A Mississippi bill that seeks to legalize and regulate online poker, and online gaming in general, while coming down hard on those who continue to play on illegal sites post-regulation, has hit the statehouse at the opening of the new legislative session.
On the same day that Washington State produced a surprise online poker bill of its own, Mississippi State Representative Bobby Moak (D-District 53) introduced the Mississippi Lawful Gaming Act 2015.
It’s not the first such attempt by Moak to push for the legalization of online gaming; the Assemblyman proposed similar bills in 2012 and again in 2013, but neither was able to garner enough support to make it through the committee stage.
The Mississippi Lawful Gaming Act may also struggle to gain traction.
While Allen Godfrey, executive director of the Mississippi Gaming Commission, appointed a committee to provide a comprehensive study of the viability of online gaming in the state last year, he also admitted that it “remains unlikely that Mississippi will copy other states that have legalized some form of Internet gaming.”
Odds Stacked Against Bill
The study, the results of which have yet to be published, has looked closely at the performance of the three other states that have so far chosen to regulate online gaming, Nevada, Delaware, and New Jersey, and it’s likely that underwhelming financial results in all three will dissuade Mississippi from following suit.
However, Moak is nothing if not dogged.
“The Legislature finds that since the development of the Internet, millions of people have chosen to engage in online gaming through illegal off-shore operators, and such unlawful gambling is conducted without oversight, regulation, or enforcement, all of which raises significant concerns for the protection of our citizens,” states the new bill. “Without regulation of online gambling, the public’s trust and confidence in legal gaming is impacted.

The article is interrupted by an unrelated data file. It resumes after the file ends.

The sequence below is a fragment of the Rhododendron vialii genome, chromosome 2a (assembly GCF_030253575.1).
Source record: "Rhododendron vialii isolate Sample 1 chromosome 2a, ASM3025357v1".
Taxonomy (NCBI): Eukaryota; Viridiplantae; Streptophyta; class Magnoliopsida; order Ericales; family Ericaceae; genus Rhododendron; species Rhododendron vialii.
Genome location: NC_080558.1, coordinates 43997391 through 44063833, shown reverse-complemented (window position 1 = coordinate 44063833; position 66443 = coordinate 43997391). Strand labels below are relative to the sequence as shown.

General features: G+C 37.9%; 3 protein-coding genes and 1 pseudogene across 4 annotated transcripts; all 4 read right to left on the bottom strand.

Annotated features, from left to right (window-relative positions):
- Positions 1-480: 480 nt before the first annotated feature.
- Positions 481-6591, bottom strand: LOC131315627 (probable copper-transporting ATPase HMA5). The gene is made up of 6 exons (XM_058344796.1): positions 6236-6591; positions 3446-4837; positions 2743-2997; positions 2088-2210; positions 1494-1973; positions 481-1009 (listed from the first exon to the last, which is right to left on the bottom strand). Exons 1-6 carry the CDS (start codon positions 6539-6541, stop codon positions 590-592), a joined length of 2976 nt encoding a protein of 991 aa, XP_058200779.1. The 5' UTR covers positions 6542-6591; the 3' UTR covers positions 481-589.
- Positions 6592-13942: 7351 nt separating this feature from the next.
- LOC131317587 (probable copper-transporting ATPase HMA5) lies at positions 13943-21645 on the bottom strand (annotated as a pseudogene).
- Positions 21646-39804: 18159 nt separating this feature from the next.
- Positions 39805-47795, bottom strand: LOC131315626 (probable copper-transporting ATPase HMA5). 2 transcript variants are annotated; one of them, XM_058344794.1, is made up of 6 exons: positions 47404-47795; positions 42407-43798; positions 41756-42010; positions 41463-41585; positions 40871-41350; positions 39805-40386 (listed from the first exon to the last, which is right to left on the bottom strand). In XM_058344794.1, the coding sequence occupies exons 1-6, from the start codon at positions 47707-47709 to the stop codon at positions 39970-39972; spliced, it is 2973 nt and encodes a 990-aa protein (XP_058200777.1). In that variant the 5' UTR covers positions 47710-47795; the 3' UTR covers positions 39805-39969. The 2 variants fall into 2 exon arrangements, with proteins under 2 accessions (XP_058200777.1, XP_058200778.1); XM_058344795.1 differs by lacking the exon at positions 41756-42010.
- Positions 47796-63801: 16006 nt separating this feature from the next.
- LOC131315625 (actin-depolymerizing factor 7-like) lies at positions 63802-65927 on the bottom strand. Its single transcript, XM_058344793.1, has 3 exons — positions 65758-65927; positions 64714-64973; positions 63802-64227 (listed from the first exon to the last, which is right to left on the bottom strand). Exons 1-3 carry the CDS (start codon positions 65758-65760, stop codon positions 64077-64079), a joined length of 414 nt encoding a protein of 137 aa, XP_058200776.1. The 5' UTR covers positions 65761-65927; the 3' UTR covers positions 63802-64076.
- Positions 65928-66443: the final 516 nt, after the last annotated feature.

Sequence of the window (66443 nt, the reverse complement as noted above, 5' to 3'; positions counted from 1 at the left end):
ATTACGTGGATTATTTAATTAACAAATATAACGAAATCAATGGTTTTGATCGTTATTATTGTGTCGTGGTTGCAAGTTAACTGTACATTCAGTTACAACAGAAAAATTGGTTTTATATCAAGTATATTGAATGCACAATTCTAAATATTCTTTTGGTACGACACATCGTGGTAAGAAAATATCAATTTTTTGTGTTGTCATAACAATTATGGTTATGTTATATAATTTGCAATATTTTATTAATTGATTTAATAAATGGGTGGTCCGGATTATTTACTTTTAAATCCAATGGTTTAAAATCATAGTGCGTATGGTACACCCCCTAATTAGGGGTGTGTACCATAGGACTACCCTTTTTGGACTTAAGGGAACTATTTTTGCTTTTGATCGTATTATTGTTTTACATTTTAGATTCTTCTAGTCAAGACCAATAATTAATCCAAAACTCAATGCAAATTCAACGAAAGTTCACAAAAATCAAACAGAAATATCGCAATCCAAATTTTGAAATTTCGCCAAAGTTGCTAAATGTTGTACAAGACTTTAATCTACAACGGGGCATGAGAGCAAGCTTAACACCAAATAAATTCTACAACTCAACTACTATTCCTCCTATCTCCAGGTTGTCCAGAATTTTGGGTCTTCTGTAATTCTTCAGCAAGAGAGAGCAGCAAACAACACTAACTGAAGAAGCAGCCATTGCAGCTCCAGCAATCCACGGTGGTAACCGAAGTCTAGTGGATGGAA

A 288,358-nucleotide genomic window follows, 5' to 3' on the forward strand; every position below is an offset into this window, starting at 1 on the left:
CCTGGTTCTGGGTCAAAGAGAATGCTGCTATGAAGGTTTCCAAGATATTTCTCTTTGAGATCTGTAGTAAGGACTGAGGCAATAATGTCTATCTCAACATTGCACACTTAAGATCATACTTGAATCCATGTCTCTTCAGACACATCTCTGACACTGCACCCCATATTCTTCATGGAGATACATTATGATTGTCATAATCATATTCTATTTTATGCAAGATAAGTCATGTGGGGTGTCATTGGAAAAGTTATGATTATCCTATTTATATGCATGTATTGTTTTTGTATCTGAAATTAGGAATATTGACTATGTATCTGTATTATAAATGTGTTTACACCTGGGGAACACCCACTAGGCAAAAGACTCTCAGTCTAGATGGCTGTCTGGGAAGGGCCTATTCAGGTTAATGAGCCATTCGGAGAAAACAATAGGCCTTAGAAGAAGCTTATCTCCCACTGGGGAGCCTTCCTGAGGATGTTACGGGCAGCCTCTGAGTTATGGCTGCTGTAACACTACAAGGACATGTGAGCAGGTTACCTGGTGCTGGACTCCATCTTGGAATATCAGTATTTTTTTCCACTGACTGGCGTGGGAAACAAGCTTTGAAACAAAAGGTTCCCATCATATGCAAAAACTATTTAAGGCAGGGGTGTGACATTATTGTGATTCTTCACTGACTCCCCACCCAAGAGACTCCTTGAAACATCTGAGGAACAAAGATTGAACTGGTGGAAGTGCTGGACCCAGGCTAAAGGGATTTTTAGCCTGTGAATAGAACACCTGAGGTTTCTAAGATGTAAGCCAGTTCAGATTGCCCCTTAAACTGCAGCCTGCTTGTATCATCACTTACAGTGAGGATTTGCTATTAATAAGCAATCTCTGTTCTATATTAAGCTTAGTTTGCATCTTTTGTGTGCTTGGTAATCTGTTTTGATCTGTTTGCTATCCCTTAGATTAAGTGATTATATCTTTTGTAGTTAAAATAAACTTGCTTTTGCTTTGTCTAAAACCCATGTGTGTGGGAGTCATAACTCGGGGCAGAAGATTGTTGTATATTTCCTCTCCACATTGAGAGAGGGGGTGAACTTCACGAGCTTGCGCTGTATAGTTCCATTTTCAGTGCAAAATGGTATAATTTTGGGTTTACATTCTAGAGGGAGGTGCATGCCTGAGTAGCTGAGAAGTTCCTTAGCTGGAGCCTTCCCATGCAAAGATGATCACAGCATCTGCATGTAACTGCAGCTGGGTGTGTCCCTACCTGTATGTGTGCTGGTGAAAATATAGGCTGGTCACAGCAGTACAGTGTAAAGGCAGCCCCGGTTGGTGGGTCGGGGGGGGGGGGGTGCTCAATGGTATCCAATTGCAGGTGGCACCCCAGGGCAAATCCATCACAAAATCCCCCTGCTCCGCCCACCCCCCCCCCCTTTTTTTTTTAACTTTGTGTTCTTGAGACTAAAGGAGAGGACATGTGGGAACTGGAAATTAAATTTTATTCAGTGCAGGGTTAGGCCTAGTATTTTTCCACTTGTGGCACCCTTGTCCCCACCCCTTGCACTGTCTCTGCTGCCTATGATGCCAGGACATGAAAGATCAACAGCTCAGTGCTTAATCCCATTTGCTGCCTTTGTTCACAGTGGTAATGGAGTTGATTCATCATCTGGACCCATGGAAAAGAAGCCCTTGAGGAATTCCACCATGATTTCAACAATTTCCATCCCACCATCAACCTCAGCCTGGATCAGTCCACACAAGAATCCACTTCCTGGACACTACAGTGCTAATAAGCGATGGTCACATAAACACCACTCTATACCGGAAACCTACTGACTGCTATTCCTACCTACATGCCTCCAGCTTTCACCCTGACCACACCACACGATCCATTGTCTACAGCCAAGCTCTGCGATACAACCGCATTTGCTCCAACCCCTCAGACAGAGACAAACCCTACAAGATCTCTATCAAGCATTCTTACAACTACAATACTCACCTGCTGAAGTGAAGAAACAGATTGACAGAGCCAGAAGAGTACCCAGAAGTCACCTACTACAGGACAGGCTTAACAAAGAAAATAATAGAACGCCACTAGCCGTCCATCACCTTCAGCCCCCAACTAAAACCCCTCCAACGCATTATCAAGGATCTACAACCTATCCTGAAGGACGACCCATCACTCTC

“An effective state regulatory and licensing system for online gaming,” it continues, “would inhibit underage wagering and otherwise protect vulnerable individuals, ensure that the games offered through the Internet are fair and safe, stop sending much-needed jobs and tax and fee revenue overseas to illegal operators, provide a significant source of taxable revenue, create jobs and economic development, address the concerns of law enforcement, and ensure that only those persons of good character and fitness, who meet strict criteria set forth in law and regulations, are suitable to facilitate and conduct online gaming activities.”
Penalties for Players
But the Mississippi Lawful Gaming Act 2015 would impose stiff penalties for players who continued to play on the unregulated market after the bill came into force.
Under the terms of the proposed legislation, Mississippians caught playing on illegal sites post-regulation could face up to 90 days in prison and a fine of up to $10,000, while winnings, and property purchased with winnings, could also be confiscated.
The Poker Players Alliance wasted no time in declaring this stance “misguided.” Rich Muny, vice president of player relations and board member of the Poker Players Alliance told Pokerfuse that “player penalties wrongly shift the target of enforcement efforts from hard-to-reach offshore sites to the players.”